Moments & Misadventures :: Bourbon Street, Beignets, & Voodoo…I must be in NOLA


Without question one of the country’s best known party towns is New Orleans. This riotous town is full to the brim with intriguing places, cultural interests, and fantastic food. It really feels like you’ve stepped into a different world there.

My day started out at the cemetery. (What, you mean you don’t start any city tour at the cemetery?) But this isn’t just any cemetery, it is the St. Louis Cemetery No.1 and is one of the most popular places to see in New Orleans. The only way to see this cemetery is by joining a guided tour so I booked my ticket for first thing in the morning.

There are three of these cemeteries in New Orleans and all of them were established in the 18th century. Cemetery 1 and 2 are listed on the National Register of Historic Places. No. 1 is the oldest and most famous of the cemeteries and is home to the final resting place of some of the city’s most notable. These above ground vaults are beautifully decorated.

One of the most famous residents of this cemetery is Marie Laveau, a renowned voodoo priestess. People will often leave beads or other tokens at the door of her vault. The other popular vault is the future resting place of actor Nicholas Cage who loved the city of New Orleans so much that he has prearranged to be buried here in a pyramid shaped vault.

The cemetery makes up roughly one block of area and exploring the the mini streets through the vaults gives such an interesting perspective on the area. It was definitely a highlight of the city for me.

After the cemetery I made my way to the French Quarter where the sounds of jazz music rang through the air and the sweet smells of beignets made my mouth water. New Orleans is famous for it’s beautiful architecture. Colorful buildings lined with decorative wrought iron fill the streets.

the French Quarter

I popped by Cafe Du Monde where a line of people were waiting for their chance to have some hot, sugar dusted beignets. Beignets are a sort of small square shaped doughnut coated in powered sugar and Cafe Du Monde has been serving them up since 1862. This open air coffee shop is a landmark of the city and is constantly full of tourists and locals alike.

Cafe du Monde and their iconic green and white stripe roof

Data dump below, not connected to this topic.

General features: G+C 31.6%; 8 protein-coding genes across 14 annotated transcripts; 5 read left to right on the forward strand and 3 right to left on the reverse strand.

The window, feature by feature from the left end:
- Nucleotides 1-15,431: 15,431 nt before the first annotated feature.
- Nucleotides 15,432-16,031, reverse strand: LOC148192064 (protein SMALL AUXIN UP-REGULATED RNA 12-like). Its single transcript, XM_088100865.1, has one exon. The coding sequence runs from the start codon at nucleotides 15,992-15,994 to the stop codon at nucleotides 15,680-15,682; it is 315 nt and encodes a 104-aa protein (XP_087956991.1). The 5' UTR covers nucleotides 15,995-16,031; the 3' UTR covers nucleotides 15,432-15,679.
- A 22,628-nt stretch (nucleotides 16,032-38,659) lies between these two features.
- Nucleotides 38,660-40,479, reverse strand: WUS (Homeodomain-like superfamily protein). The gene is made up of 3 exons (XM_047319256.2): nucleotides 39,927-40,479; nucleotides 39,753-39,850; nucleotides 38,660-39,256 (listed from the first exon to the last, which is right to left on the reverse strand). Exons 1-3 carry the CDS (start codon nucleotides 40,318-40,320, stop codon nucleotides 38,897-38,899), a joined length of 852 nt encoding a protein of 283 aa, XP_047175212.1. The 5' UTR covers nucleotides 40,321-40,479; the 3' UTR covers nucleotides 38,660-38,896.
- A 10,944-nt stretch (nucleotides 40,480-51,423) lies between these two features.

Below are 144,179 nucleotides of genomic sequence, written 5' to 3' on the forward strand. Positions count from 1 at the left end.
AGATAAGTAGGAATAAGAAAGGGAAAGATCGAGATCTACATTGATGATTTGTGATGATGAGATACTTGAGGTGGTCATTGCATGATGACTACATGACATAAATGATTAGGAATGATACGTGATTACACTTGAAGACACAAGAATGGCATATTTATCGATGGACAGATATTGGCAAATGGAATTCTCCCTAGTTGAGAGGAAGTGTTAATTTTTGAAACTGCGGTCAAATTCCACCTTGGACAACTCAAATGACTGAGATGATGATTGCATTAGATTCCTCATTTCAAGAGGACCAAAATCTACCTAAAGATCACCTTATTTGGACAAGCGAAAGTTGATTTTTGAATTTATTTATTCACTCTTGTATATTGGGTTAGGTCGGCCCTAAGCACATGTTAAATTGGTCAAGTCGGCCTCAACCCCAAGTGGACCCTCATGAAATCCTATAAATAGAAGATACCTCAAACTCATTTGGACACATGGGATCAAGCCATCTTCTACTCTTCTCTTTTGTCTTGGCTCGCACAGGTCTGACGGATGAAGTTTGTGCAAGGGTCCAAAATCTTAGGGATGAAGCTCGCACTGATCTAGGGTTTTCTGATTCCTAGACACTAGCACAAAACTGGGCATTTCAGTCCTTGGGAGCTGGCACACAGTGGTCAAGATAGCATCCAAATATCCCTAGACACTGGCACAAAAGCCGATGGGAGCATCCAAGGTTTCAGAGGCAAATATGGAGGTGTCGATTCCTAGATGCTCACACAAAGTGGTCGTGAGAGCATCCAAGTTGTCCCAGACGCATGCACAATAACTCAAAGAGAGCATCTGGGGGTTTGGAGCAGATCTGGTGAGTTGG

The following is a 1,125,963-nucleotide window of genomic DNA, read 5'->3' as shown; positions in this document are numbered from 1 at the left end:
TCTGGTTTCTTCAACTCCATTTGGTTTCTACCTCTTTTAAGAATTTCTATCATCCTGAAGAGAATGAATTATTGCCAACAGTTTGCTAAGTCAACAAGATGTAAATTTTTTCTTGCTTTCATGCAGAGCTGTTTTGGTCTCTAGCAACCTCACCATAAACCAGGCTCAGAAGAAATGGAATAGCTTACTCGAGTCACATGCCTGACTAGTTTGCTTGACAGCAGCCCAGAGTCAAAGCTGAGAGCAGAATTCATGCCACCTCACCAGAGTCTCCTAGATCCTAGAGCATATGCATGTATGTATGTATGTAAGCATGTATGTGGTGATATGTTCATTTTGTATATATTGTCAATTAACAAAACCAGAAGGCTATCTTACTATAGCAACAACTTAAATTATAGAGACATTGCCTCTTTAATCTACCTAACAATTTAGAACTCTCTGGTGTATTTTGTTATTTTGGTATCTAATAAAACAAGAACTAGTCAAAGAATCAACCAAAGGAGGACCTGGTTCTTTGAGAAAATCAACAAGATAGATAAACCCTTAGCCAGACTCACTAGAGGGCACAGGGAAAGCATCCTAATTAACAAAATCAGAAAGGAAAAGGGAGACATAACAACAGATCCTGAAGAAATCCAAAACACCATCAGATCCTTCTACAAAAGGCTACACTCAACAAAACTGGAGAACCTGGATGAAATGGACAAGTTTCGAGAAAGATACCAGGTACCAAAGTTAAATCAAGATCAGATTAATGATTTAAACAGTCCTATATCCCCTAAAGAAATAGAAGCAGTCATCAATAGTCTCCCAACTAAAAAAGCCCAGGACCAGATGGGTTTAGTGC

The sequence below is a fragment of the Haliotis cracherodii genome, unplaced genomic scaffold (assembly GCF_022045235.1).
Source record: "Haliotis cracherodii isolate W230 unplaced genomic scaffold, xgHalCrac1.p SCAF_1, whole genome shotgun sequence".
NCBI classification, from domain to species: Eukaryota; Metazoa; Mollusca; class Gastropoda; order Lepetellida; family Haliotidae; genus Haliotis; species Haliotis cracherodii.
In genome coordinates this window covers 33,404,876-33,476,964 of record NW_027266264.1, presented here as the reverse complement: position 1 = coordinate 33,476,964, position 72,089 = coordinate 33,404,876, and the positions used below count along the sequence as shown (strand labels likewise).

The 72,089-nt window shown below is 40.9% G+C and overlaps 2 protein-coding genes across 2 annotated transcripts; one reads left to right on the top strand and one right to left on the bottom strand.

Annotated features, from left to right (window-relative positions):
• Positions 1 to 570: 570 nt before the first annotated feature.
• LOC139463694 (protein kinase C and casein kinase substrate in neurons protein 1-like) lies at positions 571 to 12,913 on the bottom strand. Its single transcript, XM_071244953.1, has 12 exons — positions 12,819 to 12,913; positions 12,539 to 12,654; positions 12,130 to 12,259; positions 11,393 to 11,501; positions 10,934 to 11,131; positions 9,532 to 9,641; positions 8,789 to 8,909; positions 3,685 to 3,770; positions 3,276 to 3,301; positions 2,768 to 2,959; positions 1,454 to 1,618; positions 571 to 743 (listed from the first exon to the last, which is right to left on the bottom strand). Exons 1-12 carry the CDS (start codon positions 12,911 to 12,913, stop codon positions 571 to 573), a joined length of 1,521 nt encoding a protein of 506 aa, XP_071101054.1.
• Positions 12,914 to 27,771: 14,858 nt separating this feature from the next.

With hot beignets in hand, I took a stroll down the river where I was overwhelmed by the sight of the mighty Mississippi River. This river was the dividing line between the established East and the unknown of the West for explorers, pioneers, and gold miners. Anything that was past the Mississippi was considered wild territories.

Mississippi River

Near the waterfront was a towering statue of Joan of Arc carrying her banner. This statue was a gift of the people of France to the citizens of New Orleans in 1972. She is fondly known as the ‘Maid of Orleans.

the Maid of Orleans

I walked by Jackson Square where the Louis Cathedral stands overlooking the Mississippi River. The full name of this church is the Cathedral-Basilica of Saint Louis, King of France. This is the oldest cathedral in continuous use in the U.S. This cathedral is said to be haunted by the spirit of a priest whose body is buried here. People have seen him walking along the alley named after him in the early mornings and has also been seen during Christmas midnight mass near the alter holding a candle.

St. Louis Cathedral

I walked down Bourbon Street which is known as the epicenter of the New Orleans party. Bars and restaurants line the street with music blaring from each one.

Bourbon Street (photo: hotels.com)

Though it still has the beautiful buildings like the rest of the French Quarter, the general feel of the street is far more gritty and dirty and the smells wafting in the air are not those of hot beignets but that of stale beer, excrement, and sadness. Maybe this was because I was there during the day and there in-between when the party ended and the party started, but I was disappointed in this iconic part of the city.

Bourbon Street